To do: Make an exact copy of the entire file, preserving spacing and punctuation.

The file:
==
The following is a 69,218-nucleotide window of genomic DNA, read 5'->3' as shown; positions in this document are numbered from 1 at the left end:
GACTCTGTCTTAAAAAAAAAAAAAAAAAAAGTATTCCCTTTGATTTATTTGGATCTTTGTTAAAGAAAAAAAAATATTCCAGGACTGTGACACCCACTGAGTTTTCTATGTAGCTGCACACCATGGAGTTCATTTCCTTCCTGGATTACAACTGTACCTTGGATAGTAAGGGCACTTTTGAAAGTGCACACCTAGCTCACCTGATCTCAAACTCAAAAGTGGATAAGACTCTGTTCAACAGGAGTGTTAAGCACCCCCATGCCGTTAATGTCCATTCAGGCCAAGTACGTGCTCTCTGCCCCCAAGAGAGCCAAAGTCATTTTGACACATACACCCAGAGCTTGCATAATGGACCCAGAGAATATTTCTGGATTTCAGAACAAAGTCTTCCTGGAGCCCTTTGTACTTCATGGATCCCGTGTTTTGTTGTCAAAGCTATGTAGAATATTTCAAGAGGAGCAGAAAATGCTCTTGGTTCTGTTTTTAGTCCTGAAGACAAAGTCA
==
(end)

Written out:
The following is a 69,218-nucleotide window of genomic DNA, read 5'->3' as shown; positions in this document are numbered from 1 at the left end:
GACTCTGTCTTAAAAAAAAAAAAAAAAAAAGTATTCCCTTTGATTTATTTGGATCTTTGTTAAAGAAAAAAAAATATTCCAGGACTGTGACACCCACTGAGTTTTCTATGTAGCTGCACACCATGGAGTTCATTTCCTTCCTGGATTACAACTGTACCTTGGATAGTAAGGGCACTTTTGAAAGTGCACACCTAGCTCACCTGATCTCAAACTCAAAAGTGGATAAGACTCTGTTCAACAGGAGTGTTAAGCACCCCCATGCCGTTAATGTCCATTCAGGCCAAGTACGTGCTCTCTGCCCCCAAGAGAGCCAAAGTCATTTTGACACATACACCCAGAGCTTGCATAATGGACCCAGAGAATATTTCTGGATTTCAGAACAAAGTCTTCCTGGAGCCCTTTGTACTTCATGGATCCCGTGTTTTGTTGTCAAAGCTATGTAGAATATTTCAAGAGGAGCAGAAAATGCTCTTGGTTCTGTTTTTAGTCCTGAAGACAAAGTCA